Our Specialties > Custody – Decision Making

CUSTODY -
Decision Making

custody - Decision Making

Child custody is now known as “decision making responsibility” under the new version of the Divorce Act changes which were made in March 2021.  The considerations are the same – will you be the one making decisions about the important aspects concerning your child?  Will you decide on his or her residence, religion, education and health.  Do you want to or are you able to make joint decisions with your ex spouse?  And what’s really best for your child?  These are still the critical questions that must be negotiated between you and the other parent or argued before the court.  Let’s talk about possibilities, probabilities and the likely outcome in your case.  

As parents, we have the responsibility of caring for our children’s needs; both physical and emotional. In Ontario, each parent automatically has the right to make decisions concerning a child’s living arrangements, education, recreation, religion and medical treatment. The ideal situation is where the child’s parents have a civil working relationship, discuss and can agree on how the child’s needs may be met.

However, life is sometimes not ideal and parents may not always see eye to eye on these matters. This is where it may be necessary for the Law to create a dynamic that is in the best interest of the child and determine arrangements for parenting.  Various residential or custodial arrangements  can be made depending on your situation. 

FAQ

With joint decision-making, both parents have the right to make important decisions about their children’s health, education, religion and upbringing, and they are normally expected to do so together.   

No. Interestingly, courts are beginning to customise joint decision making where possible by making each parent responsible for the type of interaction the parent is best suited to do with or for the child. For example, both parents may make most decisions together or decide on a tie breaker when they can’t agree, but if one parent is a nutritionist, he may have the sole or the lead decision-making authority about the children’s health or nutritional needs, whereas the athletic or social parent may be primarily or solely in charge of the children’s athletic and extracurricular activities. The ideal is to provide the children with the best that each parent can offer.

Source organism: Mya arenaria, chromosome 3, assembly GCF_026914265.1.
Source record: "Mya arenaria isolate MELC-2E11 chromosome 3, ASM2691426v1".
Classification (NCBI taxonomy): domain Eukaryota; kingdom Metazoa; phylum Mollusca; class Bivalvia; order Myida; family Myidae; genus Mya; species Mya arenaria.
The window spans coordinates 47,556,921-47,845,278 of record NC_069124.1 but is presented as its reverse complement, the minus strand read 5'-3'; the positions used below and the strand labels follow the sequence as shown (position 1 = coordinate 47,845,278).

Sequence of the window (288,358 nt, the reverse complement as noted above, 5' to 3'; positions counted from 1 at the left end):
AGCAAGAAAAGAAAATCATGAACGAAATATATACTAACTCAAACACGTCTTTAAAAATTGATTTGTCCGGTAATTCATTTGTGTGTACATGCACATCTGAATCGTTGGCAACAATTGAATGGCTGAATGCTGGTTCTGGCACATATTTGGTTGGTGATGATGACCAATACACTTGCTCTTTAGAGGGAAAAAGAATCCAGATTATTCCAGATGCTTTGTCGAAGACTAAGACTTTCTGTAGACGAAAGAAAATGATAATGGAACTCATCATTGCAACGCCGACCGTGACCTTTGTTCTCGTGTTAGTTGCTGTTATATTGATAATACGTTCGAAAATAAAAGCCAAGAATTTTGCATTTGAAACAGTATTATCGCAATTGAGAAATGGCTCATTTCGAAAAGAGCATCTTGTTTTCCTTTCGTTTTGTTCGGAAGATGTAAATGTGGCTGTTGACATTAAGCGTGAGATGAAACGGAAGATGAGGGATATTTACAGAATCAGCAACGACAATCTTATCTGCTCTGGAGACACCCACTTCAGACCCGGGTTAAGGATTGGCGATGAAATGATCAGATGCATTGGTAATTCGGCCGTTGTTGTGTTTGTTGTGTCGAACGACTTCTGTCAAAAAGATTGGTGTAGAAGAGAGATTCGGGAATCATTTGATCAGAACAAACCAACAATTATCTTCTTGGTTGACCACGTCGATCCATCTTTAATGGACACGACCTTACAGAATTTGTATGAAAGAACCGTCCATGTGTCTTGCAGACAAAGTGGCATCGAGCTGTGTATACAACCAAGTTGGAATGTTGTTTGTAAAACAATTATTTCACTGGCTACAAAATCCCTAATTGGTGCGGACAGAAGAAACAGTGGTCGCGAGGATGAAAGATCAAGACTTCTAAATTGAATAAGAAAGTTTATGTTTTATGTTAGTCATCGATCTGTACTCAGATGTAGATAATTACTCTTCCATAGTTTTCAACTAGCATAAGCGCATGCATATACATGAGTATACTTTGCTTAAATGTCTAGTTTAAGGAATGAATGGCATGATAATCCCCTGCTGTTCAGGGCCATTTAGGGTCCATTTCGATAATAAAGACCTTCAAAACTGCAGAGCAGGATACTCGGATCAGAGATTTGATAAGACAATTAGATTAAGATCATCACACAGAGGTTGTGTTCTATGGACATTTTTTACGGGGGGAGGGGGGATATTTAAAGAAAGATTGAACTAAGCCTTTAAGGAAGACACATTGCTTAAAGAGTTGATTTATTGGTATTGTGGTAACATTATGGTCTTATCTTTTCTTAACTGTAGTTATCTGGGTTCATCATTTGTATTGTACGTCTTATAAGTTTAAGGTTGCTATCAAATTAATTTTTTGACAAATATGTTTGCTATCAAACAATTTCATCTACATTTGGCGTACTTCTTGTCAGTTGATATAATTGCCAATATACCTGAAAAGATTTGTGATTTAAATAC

Yes, especially where the parents are cooperative.  Even so, changes are occurring in this area.  It appears that courts are increasingly recognising that sometimes the parent the child resides with fakes miscommunication and projects a lack of the other parent’s capacity to cooperate to try to prove that the joint decision making between them is not appropriate. 

In the case, Proulx v. Proulx, 2022 ONCA 428, the Court of Appeal upheld the trial court’s decision where the trial court had examined the parents’ relationship and found that joint decision-making was appropriate. This was despite the mother’s evidence that the father was violent towards her, despite the criminal charges against him of uttering threats, mischief to property and assault against her, none of which were proven in criminal court, and for which the husband was fully acquitted.